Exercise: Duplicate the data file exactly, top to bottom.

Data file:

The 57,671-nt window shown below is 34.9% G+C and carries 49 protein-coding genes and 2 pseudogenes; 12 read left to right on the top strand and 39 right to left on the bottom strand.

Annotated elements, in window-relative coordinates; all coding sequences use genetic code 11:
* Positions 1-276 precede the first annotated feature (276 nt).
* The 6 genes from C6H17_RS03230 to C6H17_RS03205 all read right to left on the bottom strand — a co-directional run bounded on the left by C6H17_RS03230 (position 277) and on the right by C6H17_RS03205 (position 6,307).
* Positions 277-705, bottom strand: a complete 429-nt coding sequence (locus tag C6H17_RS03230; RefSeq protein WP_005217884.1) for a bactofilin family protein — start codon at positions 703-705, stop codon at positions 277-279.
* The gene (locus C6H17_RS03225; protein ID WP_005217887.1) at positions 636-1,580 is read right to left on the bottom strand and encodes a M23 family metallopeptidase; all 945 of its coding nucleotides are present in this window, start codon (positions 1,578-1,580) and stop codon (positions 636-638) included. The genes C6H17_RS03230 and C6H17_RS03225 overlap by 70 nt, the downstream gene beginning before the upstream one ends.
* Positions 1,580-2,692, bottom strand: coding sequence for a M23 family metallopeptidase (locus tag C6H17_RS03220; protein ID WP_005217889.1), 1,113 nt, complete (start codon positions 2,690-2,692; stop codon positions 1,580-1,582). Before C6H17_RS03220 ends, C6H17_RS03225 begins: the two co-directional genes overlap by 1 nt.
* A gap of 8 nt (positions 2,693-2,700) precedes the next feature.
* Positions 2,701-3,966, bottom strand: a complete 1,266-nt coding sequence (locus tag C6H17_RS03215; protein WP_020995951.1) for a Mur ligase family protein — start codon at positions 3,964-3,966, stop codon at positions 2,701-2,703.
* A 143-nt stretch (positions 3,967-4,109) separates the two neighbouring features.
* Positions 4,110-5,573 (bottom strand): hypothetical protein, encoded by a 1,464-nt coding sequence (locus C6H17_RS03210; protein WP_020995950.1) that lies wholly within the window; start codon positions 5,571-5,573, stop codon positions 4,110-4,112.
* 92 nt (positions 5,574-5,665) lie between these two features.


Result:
The 57,671-nt window shown below is 34.9% G+C and carries 49 protein-coding genes and 2 pseudogenes; 12 read left to right on the top strand and 39 right to left on the bottom strand.

Annotated elements, in window-relative coordinates; all coding sequences use genetic code 11:
* Positions 1-276 precede the first annotated feature (276 nt).
* The 6 genes from C6H17_RS03230 to C6H17_RS03205 all read right to left on the bottom strand — a co-directional run bounded on the left by C6H17_RS03230 (position 277) and on the right by C6H17_RS03205 (position 6,307).
* Positions 277-705, bottom strand: a complete 429-nt coding sequence (locus tag C6H17_RS03230; RefSeq protein WP_005217884.1) for a bactofilin family protein — start codon at positions 703-705, stop codon at positions 277-279.
* The gene (locus C6H17_RS03225; protein ID WP_005217887.1) at positions 636-1,580 is read right to left on the bottom strand and encodes a M23 family metallopeptidase; all 945 of its coding nucleotides are present in this window, start codon (positions 1,578-1,580) and stop codon (positions 636-638) included. The genes C6H17_RS03230 and C6H17_RS03225 overlap by 70 nt, the downstream gene beginning before the upstream one ends.
* Positions 1,580-2,692, bottom strand: coding sequence for a M23 family metallopeptidase (locus tag C6H17_RS03220; protein ID WP_005217889.1), 1,113 nt, complete (start codon positions 2,690-2,692; stop codon positions 1,580-1,582). Before C6H17_RS03220 ends, C6H17_RS03225 begins: the two co-directional genes overlap by 1 nt.
* A gap of 8 nt (positions 2,693-2,700) precedes the next feature.
* Positions 2,701-3,966, bottom strand: a complete 1,266-nt coding sequence (locus tag C6H17_RS03215; protein WP_020995951.1) for a Mur ligase family protein — start codon at positions 3,964-3,966, stop codon at positions 2,701-2,703.
* A 143-nt stretch (positions 3,967-4,109) separates the two neighbouring features.
* Positions 4,110-5,573 (bottom strand): hypothetical protein, encoded by a 1,464-nt coding sequence (locus C6H17_RS03210; protein WP_020995950.1) that lies wholly within the window; start codon positions 5,571-5,573, stop codon positions 4,110-4,112.
* 92 nt (positions 5,574-5,665) lie between these two features.